Annual bloom of endangered Pecos sunflowers in Santa Rosa is happening now

The annual bloom of endangered Pecos sunflowers in a nature preserve just off old Route 66 in Santa Rosa, New Mexico, is occurring now and should continue for the next 10 days or so.

The sunflowers congregate along desert wetlands. The ones in Santa Rosa are fed by the overflow waters of the nearby Blue Hole tourist attraction. The wildflower has become scarce because of the loss of those wetlands over the years. Only seven populations are known to exist.

The U.S. Fish and Wildlife Service undertook a recovery plan for the Santa Rosa stand of flowers about 15 years ago. A monitoring report from a few years ago indicates those efforts were largely successful in increasing the numbers of plants within the Blue Hole Cienega Nature Preserve.

New Mexico Magazine recently published a feature article about the Pecos sunflowers and the Santa Rosa nature preserve:

Pecos sunflowers, listed as federally threatened in 1999, are not the only rare or endangered species in this unique ecosystem. Two other state endangered plants live on Blue Hole Ciénega: Wright’s marsh thistle and Great Plains lady’s tresses orchids. There are also non-plant species in the wetland: an as-yet-unnamed fairy shrimp and a roundnose minnow. According to University of New Mexico scientist Steve Platania, this pinkie-size fish has been recognized as genetically distinct from all other known species of roundnose minnows. […]
“This sunflower is very special among rare plants in New Mexico because it’s a very charismatic plant,” Roth says. “It’s only around for a short period of time, but it generates automatic happiness for me with its cheerfulness and abundance. To me, the sunflower here is the spirit of this place—it’s the spirit of the ciénega.”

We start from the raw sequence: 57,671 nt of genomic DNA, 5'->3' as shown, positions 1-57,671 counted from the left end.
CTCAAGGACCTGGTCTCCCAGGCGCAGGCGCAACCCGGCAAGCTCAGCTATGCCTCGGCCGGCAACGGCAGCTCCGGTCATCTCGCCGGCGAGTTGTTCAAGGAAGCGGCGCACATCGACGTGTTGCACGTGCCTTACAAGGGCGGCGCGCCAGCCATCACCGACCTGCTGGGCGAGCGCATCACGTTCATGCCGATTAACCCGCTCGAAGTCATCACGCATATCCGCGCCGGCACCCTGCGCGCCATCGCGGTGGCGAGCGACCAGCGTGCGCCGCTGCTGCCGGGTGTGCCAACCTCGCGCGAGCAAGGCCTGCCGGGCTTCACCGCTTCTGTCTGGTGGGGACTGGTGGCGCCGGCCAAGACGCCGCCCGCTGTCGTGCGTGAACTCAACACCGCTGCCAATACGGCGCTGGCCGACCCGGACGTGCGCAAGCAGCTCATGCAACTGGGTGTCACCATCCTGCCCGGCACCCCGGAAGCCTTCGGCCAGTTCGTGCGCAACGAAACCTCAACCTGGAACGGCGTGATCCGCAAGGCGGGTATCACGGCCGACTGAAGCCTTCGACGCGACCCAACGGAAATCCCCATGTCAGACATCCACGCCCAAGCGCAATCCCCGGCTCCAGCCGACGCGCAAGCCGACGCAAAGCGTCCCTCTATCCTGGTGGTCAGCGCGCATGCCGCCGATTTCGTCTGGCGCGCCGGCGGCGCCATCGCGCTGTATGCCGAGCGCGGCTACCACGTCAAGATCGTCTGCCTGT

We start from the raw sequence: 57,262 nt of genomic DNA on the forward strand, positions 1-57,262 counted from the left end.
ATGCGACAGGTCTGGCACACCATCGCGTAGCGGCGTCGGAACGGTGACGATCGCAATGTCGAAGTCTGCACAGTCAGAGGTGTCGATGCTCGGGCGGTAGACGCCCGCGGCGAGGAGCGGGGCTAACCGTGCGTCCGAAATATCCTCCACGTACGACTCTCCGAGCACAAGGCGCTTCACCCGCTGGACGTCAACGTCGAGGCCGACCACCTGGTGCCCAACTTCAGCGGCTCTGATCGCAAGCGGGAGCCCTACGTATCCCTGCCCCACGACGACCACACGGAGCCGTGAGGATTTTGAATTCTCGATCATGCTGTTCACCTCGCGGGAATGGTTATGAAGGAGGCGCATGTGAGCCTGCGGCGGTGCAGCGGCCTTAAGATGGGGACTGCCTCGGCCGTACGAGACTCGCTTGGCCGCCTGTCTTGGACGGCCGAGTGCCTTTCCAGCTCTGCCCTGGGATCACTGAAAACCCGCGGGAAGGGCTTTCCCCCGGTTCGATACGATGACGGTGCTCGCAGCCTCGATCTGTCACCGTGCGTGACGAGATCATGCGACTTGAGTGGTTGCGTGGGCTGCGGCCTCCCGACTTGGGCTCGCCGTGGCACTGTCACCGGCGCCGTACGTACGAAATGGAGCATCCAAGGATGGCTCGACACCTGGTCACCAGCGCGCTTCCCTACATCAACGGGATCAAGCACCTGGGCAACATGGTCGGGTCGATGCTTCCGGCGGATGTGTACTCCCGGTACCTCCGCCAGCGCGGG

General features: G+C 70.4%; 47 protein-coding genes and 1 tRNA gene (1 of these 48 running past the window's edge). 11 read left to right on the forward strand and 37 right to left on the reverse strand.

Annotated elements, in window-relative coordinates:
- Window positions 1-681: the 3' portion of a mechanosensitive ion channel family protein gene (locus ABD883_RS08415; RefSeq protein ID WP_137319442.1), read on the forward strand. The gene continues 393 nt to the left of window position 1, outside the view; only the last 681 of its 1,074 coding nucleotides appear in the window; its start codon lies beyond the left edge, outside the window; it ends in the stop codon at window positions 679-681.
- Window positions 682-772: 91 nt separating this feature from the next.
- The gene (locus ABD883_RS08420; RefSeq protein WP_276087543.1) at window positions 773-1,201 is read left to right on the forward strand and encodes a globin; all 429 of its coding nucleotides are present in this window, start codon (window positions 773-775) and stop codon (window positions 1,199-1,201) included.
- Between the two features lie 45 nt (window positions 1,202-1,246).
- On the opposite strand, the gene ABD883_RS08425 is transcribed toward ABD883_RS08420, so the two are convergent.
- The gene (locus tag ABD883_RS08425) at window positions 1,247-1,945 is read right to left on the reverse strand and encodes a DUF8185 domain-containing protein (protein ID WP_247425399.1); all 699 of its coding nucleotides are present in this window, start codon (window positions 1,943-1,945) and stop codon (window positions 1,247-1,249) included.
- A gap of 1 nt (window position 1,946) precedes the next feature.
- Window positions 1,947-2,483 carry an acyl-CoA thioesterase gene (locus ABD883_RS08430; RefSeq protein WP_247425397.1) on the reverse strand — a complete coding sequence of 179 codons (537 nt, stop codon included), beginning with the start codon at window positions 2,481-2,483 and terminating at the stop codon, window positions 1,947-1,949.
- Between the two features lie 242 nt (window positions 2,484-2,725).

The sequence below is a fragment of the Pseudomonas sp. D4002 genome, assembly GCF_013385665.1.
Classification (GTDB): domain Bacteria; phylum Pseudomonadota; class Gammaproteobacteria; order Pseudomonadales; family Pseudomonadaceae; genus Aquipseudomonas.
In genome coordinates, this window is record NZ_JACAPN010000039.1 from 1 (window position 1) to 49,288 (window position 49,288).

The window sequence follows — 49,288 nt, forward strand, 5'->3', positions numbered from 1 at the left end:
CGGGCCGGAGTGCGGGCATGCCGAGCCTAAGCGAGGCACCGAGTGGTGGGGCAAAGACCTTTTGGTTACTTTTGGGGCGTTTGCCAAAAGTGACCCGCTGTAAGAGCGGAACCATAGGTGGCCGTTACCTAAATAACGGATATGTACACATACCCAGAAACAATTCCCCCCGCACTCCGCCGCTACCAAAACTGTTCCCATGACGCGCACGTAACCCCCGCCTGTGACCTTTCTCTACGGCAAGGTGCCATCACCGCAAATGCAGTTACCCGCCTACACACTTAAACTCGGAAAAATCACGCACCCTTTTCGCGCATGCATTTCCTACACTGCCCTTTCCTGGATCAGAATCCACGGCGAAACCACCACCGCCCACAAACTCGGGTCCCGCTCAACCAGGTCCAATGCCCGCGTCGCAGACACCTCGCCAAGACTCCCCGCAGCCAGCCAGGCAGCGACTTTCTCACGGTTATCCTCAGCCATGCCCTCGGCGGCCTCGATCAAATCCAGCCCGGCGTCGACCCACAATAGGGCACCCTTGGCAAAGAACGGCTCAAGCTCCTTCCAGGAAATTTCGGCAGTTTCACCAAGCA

On a recent trip to Santa Rosa, we recently found a bunch of Pecos sunflowers growing along the side of Reilly Road, near the intersection of Blue Hole Road (aka old Route 66).

Bigger stands of the sunflowers sit less than a quarter-mile behind a gate on Reilly Road that’s labeled “Blue Hole Cienega Nature Preserve.” No camping or fishing is allowed in the preserve. Several homeowners live nearby and keep an eye on it.

Officials are eyeing ideas to boost local tourism numbers, including a festival that would coincide with the annual bloom in September. Also being considered by city and preserve officials is a specially built boardwalk that would allow people to get close to the flowers but prevent them from being stepped on.

(Image of a Pecos sunflower by the author)

4 thoughts on “Annual bloom of endangered Pecos sunflowers in Santa Rosa is happening now

  1. Really enjoy reading your articles
    I never gave thought to Sunflowers being stamped out ,esp . a rare typeof one

  2. Although I truly enjoy reading about things along Route 66, I strongly object to the fact that you allow your page and website to be full of propaganda. Are you aware of the propaganda that is being perpetuated on your site?

  3. I have never seen “propaganda” on this site! Perhaps your browser has been hijacked by some sort of malware that is serving undesirable content only to you? However, if you’re referring to conversations between readers in the comments section, that is not content provided by the site, nor in my opinion, should it be the site owner’s responsibility to police or censor those comments beyond what the software already filters. Personally, I enjoy most of those discussions and it’s easy enough to ignore those I don’t.

    Ron provides one of my favorite newsletters/websites. I hope you get it figured out so it can be yours as well!

    Ron, if no one has told you lately, thank you! Keep up the great work

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